Budget D-day for Osborne

The highlight event in the UK next week is the Chancellor presenting his Budget to Parliament on Wednesday 21 March at 1230GMT.  This comes at a difficult time for the exchequer, growth faltered in the fourth quarter of this year, and although it is expected to recover later this year it is likely to remain fairly lackluster this year and next.

However, as much as the Chancellor may want to try and boost growth he needs to balance this with preserving the UK's prized triple A credit rating. Thus, don't expect a deviation from the government's austerity program, as it has become even more pressing since rating agency Fitch joined Moody's and put the UK on ratings watch negative last week.

Osborne could have some good news on this front. There are signs the UK's finances are better than expected. The Office for Budget Responsibility's borrowing estimate for 2011-2012 was GBP127 billion, however the actual figure is likely to come in below this at the GBP122 billion mark after tax receipts were extremely strong in January and public spending has been slower than anticipated.

The UK still has a mountain to climb when it comes to fiscal consolidation, so don't expect any un-funded giveaways from Osborne this year. Instead we expect a few changes that may cause some volatility in sterling-based markets in the middle of next week.

The markets are likely to react positively to anything that is pro-business, for obvious reasons. But this budget could be more muted than usual since a corporation tax cut is due to come into effect in April 2012 as part of the Finance Bill.  We don't believe the Chancellor will cut the new 25% rate any further this year, although a small cut like 1% could surprise the market and might be considered affordable by the Chancellor especially if it could help boost jobs in the UK economy.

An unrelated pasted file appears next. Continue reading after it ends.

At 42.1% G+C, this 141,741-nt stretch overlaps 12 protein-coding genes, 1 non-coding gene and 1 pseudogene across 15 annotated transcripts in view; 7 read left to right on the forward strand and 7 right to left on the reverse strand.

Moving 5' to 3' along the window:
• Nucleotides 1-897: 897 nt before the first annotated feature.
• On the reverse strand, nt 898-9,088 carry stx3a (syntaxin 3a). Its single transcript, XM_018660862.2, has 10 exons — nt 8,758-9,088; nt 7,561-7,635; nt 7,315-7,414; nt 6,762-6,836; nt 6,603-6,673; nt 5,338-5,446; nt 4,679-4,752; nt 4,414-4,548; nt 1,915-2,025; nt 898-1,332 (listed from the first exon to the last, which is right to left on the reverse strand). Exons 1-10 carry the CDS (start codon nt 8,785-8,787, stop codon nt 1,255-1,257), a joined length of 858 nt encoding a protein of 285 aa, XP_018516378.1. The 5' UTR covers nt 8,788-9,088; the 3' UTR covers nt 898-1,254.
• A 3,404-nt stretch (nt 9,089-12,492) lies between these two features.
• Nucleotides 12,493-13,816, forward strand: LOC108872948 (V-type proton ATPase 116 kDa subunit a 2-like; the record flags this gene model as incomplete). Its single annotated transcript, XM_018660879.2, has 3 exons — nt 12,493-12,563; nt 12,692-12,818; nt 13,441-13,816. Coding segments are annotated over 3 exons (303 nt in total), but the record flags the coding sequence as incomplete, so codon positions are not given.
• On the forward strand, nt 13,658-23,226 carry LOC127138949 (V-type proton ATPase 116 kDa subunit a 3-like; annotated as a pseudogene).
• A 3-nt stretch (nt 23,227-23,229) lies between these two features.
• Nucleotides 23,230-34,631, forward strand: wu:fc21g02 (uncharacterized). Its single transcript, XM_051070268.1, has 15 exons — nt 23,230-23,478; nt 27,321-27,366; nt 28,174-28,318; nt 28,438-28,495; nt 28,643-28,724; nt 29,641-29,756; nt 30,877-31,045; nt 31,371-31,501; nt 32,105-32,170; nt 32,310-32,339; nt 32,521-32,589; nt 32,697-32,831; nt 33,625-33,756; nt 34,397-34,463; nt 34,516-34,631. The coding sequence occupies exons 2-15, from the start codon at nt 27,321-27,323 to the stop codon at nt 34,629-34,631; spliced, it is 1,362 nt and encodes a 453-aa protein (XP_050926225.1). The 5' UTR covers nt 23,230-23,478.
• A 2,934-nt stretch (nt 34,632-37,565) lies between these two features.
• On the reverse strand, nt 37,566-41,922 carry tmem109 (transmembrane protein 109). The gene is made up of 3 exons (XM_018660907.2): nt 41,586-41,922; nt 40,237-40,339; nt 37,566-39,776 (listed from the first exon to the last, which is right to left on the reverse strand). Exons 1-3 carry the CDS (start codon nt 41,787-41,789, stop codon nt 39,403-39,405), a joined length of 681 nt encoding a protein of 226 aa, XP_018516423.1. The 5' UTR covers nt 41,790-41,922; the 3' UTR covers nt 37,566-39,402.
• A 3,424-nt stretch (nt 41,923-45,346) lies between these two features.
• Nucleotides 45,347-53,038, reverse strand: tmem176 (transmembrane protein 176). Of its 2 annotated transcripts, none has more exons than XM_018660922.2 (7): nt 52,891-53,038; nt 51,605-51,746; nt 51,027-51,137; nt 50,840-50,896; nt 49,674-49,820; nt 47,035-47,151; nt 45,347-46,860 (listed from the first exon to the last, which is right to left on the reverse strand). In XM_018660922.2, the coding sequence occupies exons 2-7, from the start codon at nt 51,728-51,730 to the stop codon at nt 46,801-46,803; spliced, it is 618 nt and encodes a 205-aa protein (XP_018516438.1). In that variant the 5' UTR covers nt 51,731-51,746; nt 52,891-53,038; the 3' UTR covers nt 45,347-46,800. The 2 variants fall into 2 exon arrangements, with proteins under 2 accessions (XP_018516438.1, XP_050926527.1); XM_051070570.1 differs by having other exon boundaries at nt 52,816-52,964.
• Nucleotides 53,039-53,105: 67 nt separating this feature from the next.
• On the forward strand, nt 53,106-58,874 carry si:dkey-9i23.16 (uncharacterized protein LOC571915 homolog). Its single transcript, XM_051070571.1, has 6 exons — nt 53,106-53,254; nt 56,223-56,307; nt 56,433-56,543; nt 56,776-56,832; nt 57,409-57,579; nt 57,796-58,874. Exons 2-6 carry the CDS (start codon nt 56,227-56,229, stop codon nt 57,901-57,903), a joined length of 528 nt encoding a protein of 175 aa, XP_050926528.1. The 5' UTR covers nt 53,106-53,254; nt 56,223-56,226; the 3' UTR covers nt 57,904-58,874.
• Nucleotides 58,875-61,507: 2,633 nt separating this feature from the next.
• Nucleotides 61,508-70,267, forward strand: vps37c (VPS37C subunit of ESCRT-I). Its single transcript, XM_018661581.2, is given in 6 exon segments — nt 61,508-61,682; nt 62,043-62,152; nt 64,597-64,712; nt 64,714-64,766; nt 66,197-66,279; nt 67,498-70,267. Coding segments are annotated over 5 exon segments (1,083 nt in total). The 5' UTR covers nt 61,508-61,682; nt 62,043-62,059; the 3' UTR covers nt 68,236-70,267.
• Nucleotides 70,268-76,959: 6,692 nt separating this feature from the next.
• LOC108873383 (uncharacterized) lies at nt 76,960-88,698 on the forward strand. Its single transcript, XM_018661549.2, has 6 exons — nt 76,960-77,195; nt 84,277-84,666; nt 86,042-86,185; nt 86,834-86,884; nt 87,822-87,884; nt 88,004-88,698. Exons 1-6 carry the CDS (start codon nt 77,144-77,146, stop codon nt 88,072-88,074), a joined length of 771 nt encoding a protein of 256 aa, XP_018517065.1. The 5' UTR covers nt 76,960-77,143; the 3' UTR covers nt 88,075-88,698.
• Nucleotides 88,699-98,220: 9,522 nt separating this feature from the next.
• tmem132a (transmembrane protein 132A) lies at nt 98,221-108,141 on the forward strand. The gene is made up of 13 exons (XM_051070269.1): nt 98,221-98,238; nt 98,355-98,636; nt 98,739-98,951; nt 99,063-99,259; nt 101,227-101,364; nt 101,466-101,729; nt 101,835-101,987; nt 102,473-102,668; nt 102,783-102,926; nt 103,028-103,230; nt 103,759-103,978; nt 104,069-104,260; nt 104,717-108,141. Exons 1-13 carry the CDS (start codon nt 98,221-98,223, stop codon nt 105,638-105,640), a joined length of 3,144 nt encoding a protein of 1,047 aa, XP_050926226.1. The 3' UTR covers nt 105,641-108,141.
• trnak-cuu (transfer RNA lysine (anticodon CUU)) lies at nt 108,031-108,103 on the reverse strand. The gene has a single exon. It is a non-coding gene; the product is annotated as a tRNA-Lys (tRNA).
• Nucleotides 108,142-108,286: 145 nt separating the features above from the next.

Any reduction in red tape for business is also likely to be warmly welcomed by the markets including the outcome of the Office for Tax Simplification's review of the taxation program for small businesses and a reduction in the compliance burden for firms with foreign subsidiaries.

Added to that any cut to the top 50% rate of tax, which could be reduced to 45% and maybe even back to its original 40%, may not be popular with the overall electorate but could help boost consumption among high earners. The Chancellor may admit that the tax increase for those earning GBP150K or more failed to bring in the GBP 2 billion revenue expected, so is not worth keeping in place.

We believe a pro-business budget could have a temporary upward impact on the pound only. However, a budget that either 1, constrains growth or 2, threatens the UK credit rating could have a longer-term negative impact on sterling. The pound had a storming end to last week's trading session as the dollar gave back recent gains. It closed the week on Friday approaching its 200-day sma resistance at 1.5870. This could thwart further gains as we start the week as markets get nervous about the prospect of Osborne's Budget and take profits.

We also get MPC minutes and inflation out next week. Any sign that inflation is not falling as fast as the MPC predicts could see expectations of QE get taken off the table. This could limit future declines in the pound especially versus the euro, the CHF, the yen and the dollar. These currency crosses are all being driven by relative monetary policy. The US-UK interest rate differential has been widening since October 2011 helping to keep GBPUSD fairly weak, thus if movement in this spread slows then further losses in GBPUSD could be muted going forward.

The ECB's tough talk

There were two developments in the Eurozone last week that could impact the value of the euro. The first was the Bundesbank's annual meeting last week where President Jens Weidmann said that the ECB needs to start thinking about how to unwind its crisis measures like LTRO loans to Europe's banking sector.